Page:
TLSR: Acasti's formulation is going to be a pharmaceutical, not a dietary supplement, correct?

JL: You can already buy krill oil as a dietary supplement. Acasti is trying to "pharmaceuticalize" krill oil and has phase 2 trials underway. Acasti has released some promising data and is working on shoring up its patent position.

TLSR: If krill oil performs comparably to fish oil, will consumers go for the least expensive product?

JL: Cost does matter. Right now Acasti is not talking about that, but I think krill oil will actually be more efficacious than fish oil.

TLSR: Let's move on to another company.

JL: Resverlogix Corp. (RVX:TSX) is developing RVX-208 as a first-in-class small molecule inhibitor of BET bromodomains for the clinical reversal of atherosclerosis. This company has had a long ride. In early 2007 the share price was almost $30. A few years later, when I learned about this stock, I found it trading in the $2–3 per share range. I saw Resverlogix as a great opportunity. Nothing had gone wrong with its science—what had gone wrong was the expectation that it would be an acquisition target. When that did not happen, the company needed to raise money, and investors lost patience. Since I started following this stock, I've seen the share price bounce from $3 to $7.50, and back down.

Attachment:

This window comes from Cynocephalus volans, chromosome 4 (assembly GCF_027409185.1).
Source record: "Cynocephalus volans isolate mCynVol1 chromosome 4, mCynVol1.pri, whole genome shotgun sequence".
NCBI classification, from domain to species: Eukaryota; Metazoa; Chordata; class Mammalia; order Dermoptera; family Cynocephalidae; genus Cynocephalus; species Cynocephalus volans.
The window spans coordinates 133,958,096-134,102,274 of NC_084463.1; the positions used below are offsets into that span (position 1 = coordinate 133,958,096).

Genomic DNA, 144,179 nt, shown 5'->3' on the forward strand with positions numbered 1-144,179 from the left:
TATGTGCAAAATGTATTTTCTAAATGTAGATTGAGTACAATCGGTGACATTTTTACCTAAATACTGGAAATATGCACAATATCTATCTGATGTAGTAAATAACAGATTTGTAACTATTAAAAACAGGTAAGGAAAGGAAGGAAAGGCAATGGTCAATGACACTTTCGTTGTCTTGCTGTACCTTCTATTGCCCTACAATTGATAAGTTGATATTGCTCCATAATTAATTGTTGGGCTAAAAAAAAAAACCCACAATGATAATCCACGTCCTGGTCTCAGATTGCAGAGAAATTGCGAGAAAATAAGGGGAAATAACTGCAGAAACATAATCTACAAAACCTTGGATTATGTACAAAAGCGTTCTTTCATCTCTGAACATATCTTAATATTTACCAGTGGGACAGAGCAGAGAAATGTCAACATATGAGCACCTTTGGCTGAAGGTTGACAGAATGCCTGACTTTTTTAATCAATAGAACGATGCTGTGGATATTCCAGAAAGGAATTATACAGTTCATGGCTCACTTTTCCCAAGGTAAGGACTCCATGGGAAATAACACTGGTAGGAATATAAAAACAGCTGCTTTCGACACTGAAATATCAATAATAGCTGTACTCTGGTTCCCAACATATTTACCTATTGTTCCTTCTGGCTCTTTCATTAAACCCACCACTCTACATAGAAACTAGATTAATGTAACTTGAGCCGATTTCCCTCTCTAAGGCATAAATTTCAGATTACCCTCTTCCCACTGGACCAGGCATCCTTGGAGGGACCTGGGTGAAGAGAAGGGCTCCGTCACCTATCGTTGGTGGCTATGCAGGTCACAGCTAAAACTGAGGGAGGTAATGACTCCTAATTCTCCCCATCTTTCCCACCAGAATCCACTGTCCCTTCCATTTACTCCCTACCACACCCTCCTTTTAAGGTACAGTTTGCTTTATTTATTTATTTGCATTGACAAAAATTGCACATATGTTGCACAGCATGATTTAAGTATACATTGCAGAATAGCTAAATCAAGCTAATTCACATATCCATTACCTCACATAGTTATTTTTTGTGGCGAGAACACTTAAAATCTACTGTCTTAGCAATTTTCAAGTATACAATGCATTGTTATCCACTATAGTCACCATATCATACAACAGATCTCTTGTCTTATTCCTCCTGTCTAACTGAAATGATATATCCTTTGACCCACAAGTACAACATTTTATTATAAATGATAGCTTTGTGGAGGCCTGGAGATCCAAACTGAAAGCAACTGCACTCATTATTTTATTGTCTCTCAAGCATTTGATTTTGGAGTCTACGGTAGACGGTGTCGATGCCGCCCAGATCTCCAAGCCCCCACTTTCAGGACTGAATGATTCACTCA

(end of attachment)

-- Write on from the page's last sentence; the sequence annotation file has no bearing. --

"My favorite time to buy companies is when everybody hates them but there is nothing fundamentally wrong with the science or technology."

Currently, RVX-208 is being evaluated in phase 2 clinical trials. The therapy acts by stimulating gene transcription of ApoA-1 via an epigenetic mechanism. ApoA-1 has been documented to trigger atherosclerotic plaque regression by increasing functional high-density lipoproteins. The clinical trials are monitored using ultrasound to measure changes in arterial diameter and arterial wall thickness. That's the main story that got me interested in this company. The exciting thing is that these BET inhibitors are relevant to cancer and diabetes, in addition to cardiovascular disease. This is a hot field.